Africa hosts one-third of the world’s refugees and three-quarters of those who’ve had to relocate within their country because of conflict or climate change. While displacement in Africa grows annually, traditional models of humanitarian funding often fail to create sustainable paths to stability. Africa’s displaced communities can’t rely on humanitarian aid to live, let alone thrive.
On a visit to Rwanda, a country she now calls home, Julienne Oyler saw that the best ideas for solving the problems refugees face came from young refugees themselves—but too often they lacked the resources to pursue their plans. She co-founded Inkomoko in 2012 to support them. Inkomoko provides refugee entrepreneurs with direct access to capital—from $100 to $50,000,as well as capacity-building resources—so they can start or grow a small business. Entrepreneurship is a proven pathway out of extreme poverty; in particular, investments in young entrepreneurs create income for families while generating jobs. As the largest investor in refugees in Africa, Inkomoko has disbursed more than $14 million in capital to more than 50,000 entrepreneurs, unlocking refugee-led solutions while proving that displaced communities are viable economic markets.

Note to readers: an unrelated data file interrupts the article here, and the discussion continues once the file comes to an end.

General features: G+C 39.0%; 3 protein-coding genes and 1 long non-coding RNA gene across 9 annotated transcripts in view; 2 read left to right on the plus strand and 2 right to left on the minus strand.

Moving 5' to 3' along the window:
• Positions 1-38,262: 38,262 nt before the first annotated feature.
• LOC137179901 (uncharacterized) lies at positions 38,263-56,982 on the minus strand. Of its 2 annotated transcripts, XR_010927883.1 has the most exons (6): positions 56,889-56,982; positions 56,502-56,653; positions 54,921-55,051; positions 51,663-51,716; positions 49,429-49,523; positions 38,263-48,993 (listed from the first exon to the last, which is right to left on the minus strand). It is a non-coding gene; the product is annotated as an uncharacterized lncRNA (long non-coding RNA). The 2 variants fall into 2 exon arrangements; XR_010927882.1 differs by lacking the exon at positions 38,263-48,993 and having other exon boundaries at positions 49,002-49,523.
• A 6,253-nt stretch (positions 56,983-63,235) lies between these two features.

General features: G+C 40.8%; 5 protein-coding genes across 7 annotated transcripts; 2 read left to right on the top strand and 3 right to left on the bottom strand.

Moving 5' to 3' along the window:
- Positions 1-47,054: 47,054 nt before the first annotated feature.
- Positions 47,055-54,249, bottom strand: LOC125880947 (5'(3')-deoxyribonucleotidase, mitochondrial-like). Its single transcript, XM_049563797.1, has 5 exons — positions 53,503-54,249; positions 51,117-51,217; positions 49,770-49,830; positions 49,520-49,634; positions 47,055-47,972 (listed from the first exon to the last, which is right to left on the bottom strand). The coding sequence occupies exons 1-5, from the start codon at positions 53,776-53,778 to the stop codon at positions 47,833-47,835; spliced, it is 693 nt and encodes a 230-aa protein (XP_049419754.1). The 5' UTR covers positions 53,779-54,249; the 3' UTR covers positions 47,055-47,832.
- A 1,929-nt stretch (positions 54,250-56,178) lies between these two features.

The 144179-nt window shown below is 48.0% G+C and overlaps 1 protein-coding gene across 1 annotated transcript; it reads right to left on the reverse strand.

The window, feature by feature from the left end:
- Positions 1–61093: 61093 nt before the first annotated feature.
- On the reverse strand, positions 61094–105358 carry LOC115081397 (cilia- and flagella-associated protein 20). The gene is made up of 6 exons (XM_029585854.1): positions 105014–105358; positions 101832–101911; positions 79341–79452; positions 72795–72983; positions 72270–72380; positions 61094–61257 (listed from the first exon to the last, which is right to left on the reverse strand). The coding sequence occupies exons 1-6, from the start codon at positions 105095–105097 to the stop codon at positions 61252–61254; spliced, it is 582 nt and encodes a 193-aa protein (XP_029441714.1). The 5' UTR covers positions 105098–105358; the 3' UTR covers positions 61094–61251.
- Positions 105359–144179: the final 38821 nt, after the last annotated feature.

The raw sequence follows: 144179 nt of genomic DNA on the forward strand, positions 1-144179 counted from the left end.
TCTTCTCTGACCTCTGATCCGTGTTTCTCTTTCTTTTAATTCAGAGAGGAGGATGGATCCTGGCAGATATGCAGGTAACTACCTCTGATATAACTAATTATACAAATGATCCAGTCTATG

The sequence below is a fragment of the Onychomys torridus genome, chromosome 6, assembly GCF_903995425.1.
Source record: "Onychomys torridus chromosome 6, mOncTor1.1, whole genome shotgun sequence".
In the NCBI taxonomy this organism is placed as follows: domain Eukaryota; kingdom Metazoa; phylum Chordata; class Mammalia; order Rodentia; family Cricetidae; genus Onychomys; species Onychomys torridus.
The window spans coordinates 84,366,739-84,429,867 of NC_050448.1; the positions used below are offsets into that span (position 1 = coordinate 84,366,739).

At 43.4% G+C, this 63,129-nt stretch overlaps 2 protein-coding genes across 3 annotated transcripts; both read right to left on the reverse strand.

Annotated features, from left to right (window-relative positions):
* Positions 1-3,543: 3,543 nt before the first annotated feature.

Julienne Oyler invests in refugee entrepreneurs across Africa, identifying potential in communities too often ignored.
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